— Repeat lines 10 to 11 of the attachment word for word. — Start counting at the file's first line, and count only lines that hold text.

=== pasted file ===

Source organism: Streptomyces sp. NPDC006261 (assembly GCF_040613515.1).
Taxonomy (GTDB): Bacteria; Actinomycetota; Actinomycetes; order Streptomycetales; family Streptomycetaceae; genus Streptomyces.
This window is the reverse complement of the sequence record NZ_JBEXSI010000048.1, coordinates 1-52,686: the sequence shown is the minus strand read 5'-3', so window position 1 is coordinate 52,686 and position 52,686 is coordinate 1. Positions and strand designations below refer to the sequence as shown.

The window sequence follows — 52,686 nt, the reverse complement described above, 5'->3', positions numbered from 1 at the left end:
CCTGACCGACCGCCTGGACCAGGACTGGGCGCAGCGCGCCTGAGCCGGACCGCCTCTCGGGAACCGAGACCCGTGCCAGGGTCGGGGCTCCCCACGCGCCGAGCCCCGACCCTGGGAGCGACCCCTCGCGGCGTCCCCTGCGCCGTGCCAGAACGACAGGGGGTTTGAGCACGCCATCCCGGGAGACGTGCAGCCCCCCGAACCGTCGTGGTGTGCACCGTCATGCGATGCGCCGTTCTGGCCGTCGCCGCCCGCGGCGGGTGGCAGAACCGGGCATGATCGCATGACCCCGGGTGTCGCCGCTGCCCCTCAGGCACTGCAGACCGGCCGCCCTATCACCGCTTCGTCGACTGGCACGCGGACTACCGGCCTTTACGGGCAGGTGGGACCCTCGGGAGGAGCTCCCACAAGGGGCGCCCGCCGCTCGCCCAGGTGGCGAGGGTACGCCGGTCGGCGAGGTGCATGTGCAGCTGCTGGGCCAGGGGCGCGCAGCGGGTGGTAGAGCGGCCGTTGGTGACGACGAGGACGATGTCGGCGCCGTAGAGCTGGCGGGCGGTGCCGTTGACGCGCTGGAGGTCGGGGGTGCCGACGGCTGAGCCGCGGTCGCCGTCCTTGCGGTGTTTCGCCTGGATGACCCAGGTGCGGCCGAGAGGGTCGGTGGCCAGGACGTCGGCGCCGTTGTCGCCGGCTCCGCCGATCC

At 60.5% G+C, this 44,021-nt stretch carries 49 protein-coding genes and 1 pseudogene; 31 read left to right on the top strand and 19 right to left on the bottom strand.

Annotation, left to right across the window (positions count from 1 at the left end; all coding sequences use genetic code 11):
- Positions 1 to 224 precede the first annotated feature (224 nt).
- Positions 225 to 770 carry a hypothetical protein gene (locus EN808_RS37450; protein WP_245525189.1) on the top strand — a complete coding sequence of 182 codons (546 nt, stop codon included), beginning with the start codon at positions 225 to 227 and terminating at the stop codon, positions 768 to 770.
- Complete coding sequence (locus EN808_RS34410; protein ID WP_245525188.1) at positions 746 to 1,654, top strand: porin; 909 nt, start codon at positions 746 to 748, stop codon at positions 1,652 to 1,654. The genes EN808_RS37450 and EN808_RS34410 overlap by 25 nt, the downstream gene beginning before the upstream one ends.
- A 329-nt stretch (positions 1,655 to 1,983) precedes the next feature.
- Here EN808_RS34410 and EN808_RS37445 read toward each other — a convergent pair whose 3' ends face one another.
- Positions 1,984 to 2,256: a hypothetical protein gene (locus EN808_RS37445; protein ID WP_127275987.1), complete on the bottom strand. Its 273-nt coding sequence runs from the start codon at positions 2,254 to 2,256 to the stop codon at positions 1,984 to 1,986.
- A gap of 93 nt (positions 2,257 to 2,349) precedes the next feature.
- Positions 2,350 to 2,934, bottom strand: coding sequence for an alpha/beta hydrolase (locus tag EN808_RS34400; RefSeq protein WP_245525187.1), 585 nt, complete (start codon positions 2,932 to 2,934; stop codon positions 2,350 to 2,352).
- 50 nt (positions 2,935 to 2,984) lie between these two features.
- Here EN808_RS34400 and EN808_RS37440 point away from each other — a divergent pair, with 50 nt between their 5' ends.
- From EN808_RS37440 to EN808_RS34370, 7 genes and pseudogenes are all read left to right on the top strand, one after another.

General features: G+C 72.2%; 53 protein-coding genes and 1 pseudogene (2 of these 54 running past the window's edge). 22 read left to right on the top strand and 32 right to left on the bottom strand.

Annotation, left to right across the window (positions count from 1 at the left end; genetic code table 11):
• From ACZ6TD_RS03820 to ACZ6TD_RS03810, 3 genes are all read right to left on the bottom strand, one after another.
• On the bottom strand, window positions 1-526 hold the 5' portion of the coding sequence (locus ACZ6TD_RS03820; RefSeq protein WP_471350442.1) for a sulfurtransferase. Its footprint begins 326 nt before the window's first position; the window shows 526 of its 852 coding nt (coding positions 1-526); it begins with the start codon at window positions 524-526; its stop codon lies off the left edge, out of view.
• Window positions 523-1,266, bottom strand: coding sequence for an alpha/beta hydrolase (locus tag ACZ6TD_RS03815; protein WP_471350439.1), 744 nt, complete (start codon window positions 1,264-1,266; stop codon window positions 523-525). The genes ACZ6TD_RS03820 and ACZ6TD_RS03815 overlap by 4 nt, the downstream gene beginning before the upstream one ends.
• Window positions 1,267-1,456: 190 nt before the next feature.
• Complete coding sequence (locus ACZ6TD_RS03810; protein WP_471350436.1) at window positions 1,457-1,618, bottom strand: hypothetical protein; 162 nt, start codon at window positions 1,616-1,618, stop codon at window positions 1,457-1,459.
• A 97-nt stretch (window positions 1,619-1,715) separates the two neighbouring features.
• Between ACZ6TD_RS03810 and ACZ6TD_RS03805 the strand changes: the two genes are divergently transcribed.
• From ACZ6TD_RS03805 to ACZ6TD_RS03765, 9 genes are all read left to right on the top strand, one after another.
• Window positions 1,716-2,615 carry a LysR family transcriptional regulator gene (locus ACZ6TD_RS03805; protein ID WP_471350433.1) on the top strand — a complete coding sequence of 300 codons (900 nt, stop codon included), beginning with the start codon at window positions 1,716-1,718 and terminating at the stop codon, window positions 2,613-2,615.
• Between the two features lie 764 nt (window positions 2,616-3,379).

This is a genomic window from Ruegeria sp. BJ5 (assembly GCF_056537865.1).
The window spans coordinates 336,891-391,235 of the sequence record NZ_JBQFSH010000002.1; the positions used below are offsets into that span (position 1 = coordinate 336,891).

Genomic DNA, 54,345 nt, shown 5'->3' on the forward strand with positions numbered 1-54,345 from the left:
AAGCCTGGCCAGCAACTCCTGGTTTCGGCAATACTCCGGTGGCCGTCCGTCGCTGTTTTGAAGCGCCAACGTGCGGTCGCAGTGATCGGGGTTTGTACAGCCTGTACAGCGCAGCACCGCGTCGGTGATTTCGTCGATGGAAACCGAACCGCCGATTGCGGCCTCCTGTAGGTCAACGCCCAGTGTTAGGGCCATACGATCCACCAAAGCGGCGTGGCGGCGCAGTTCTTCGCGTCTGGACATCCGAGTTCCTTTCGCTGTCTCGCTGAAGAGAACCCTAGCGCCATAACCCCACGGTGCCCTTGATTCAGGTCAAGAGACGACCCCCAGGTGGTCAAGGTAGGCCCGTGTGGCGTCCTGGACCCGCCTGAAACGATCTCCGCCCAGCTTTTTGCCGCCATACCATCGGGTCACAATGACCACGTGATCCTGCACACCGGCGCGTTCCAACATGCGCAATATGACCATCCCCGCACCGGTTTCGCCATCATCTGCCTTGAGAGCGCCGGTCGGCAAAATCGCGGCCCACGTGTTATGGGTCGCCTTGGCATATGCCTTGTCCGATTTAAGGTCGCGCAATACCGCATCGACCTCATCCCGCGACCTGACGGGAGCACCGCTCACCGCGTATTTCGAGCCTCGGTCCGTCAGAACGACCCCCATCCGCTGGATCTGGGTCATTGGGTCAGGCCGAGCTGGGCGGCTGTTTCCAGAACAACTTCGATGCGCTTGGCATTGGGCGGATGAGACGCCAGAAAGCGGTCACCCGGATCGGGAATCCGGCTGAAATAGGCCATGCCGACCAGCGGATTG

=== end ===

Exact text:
- Complete coding sequence (locus EN808_RS34410; protein ID WP_245525188.1) at positions 746 to 1,654, top strand: porin; 909 nt, start codon at positions 746 to 748, stop codon at positions 1,652 to 1,654. The genes EN808_RS37450 and EN808_RS34410 overlap by 25 nt, the downstream gene beginning before the upstream one ends.
- A 329-nt stretch (positions 1,655 to 1,983) precedes the next feature.